When Hurricane Harvey hit Houston, a team of University of Texas School of Public Health students with the Student Epidemic Intelligence Society (SEIS) quickly launched into action to conduct disease surveillance at area shelters.
They were ready. Over the summer, the organization’s leadership worked aggressively to strengthen relationships with local health departments. They offered their support during emergencies, as they had nearly 12 years earlier when Hurricane Katrina evacuees sheltered in Houston.
“Our response to Katrina is kind of legendary among students,” says Ms. Lauren Leining, the organization’s president and a second-year MPH student studying epidemiology. “We had a huge presence doing disease surveillance at Reliant Park and the Astrodome.”
The team started work on Thursday, Aug. 31, at NRG Center and Friday, September 1, at the George R. Brown Convention Center. They conducted cot-based surveillance, using their own Google Docs survey, at the George R. Brown and supported the Harris County Health Department at NRG Center. In all, about 125 people volunteered.
The survey asked for the evacuees’ zip codes, ages, symptoms of illness, and immediate personal needs. It could change from day to day depending on what the city needed to know.
Each evening, about 20 to 30 SEIS volunteers gathered at the George R. Brown for a quick briefing on shelter rules and issues, and then fanned out among the three halls in the massive convention center to survey shelter residents. At the peak of the storm, the convention center housed between 9,000 and 10,000 residents. SEIS volunteers surveyed an estimated 500 – 700 people a night, Ms. Leining says.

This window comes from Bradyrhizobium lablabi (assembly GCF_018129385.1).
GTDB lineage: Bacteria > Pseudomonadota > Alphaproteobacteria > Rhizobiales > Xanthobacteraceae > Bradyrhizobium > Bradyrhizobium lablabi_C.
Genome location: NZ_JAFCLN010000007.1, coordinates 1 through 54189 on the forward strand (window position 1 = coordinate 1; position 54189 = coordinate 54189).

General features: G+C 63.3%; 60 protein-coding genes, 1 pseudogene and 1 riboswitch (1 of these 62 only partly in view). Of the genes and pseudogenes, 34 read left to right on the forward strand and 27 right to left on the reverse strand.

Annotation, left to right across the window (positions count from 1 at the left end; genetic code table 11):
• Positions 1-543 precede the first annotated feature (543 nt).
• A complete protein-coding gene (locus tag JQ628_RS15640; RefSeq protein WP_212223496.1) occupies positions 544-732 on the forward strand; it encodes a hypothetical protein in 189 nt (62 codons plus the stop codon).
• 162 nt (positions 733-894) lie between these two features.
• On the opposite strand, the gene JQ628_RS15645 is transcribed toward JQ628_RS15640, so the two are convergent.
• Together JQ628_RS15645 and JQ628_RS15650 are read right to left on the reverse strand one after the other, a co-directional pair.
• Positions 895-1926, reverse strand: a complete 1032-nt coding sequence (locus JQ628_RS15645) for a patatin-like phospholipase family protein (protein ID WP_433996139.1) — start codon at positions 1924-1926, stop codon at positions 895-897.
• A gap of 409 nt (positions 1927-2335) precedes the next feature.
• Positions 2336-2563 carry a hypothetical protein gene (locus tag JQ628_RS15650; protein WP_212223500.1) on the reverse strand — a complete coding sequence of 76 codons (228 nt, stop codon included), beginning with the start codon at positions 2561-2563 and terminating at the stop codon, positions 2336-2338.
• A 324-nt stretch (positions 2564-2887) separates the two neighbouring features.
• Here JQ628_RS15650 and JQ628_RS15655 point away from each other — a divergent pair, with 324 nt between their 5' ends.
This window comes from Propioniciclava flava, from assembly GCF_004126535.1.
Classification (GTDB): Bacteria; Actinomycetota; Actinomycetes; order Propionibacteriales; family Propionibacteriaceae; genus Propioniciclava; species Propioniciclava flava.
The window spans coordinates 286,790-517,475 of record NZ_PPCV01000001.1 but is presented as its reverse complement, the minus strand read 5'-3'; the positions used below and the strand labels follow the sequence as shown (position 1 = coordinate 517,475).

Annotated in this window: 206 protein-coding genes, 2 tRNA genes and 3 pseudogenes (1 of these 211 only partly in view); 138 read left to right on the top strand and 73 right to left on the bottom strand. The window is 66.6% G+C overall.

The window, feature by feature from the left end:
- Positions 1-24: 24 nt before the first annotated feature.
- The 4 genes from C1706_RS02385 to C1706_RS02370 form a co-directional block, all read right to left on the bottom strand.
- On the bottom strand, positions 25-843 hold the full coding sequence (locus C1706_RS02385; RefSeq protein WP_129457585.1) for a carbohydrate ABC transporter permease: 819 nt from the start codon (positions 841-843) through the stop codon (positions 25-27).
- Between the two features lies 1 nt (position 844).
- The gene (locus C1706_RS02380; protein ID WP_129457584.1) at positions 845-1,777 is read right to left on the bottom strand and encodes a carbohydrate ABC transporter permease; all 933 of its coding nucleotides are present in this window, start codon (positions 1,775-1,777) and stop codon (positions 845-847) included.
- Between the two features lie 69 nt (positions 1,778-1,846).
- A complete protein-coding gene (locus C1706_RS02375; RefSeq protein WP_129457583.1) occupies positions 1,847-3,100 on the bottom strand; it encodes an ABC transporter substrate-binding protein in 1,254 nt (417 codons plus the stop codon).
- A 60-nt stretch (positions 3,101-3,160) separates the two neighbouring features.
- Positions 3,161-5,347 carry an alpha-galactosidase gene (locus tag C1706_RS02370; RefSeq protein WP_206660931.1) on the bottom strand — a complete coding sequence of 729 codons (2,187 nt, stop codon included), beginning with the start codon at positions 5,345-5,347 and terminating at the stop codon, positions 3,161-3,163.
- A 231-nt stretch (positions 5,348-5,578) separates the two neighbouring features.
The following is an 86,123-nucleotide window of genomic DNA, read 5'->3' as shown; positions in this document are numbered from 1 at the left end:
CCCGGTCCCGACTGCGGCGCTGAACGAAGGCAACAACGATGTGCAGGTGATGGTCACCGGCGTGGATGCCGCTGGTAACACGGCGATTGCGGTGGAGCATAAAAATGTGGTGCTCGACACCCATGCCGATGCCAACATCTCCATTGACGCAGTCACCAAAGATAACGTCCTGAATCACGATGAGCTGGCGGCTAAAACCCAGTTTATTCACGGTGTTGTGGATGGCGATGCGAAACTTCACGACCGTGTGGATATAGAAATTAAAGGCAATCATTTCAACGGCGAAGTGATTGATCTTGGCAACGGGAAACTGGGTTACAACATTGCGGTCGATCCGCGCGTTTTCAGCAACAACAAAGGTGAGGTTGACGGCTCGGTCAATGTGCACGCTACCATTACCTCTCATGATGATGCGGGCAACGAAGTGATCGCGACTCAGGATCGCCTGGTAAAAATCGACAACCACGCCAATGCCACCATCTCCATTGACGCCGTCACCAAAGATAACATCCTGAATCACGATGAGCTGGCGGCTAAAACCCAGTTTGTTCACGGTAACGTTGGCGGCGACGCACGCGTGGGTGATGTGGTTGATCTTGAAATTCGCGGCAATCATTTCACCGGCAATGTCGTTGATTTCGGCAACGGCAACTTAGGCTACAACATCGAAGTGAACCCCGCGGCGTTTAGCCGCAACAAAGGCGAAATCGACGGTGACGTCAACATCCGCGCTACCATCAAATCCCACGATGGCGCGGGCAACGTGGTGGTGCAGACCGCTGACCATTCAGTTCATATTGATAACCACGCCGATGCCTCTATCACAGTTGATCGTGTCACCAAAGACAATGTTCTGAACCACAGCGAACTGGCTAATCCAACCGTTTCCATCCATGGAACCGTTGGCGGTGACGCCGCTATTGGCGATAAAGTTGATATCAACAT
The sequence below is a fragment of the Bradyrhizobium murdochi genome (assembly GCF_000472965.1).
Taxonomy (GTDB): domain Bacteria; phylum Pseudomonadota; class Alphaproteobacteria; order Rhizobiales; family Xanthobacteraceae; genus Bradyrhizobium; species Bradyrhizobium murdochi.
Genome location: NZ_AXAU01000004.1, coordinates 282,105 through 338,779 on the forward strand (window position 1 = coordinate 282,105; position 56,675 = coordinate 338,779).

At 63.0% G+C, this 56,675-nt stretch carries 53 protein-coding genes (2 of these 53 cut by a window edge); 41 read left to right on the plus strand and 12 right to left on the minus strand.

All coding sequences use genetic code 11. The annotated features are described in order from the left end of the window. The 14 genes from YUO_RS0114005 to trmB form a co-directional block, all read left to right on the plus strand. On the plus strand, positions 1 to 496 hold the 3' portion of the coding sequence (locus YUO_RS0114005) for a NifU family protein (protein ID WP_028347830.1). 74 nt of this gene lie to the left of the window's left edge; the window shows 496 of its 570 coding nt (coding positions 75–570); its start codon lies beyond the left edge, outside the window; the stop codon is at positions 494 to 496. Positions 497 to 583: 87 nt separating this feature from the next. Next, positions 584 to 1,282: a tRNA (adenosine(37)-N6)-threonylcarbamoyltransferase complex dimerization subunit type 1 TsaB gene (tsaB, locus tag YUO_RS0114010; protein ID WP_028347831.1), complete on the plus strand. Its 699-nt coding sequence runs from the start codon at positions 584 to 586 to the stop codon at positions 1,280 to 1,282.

Volunteers accessed the survey on their phones, and each survey was timestamped, allowing shelter officials to give real time updates and request health services teams.
“Their surveillance was helpful because it rounded out our awareness of what was going on in the shelter,” says Kirstin Short, bureau chief of epidemiology at the Houston Health Department, who oversaw relief efforts at the George R. Brown. “It gave us a deeper look into the health of the community.”
The survey found that up to a third of shelter residents were homeless prior to the storm — helping shelter officials bring in the right level of services targeting the homeless population.
Feedback from SEIS volunteers also helped improve shelter operations. The Red Cross designated a special space for families and children, after learning single families had safety concerns, and they kept dinner lines open longer, when they discovered that the line closed while people were still waiting. When they found that diabetics were having a difficult time maintaining their blood sugar, they added a snack line for diabetics. The health services team also began checking on patients with mobility problems at the bedside, rather than sending them to the clinic at the opposite end of the shelter.
“We all had an itch to get involved with Hurricane Harvey,” Ms. Leining says. We are very grateful to have a way to do that that blends our career with relief efforts.”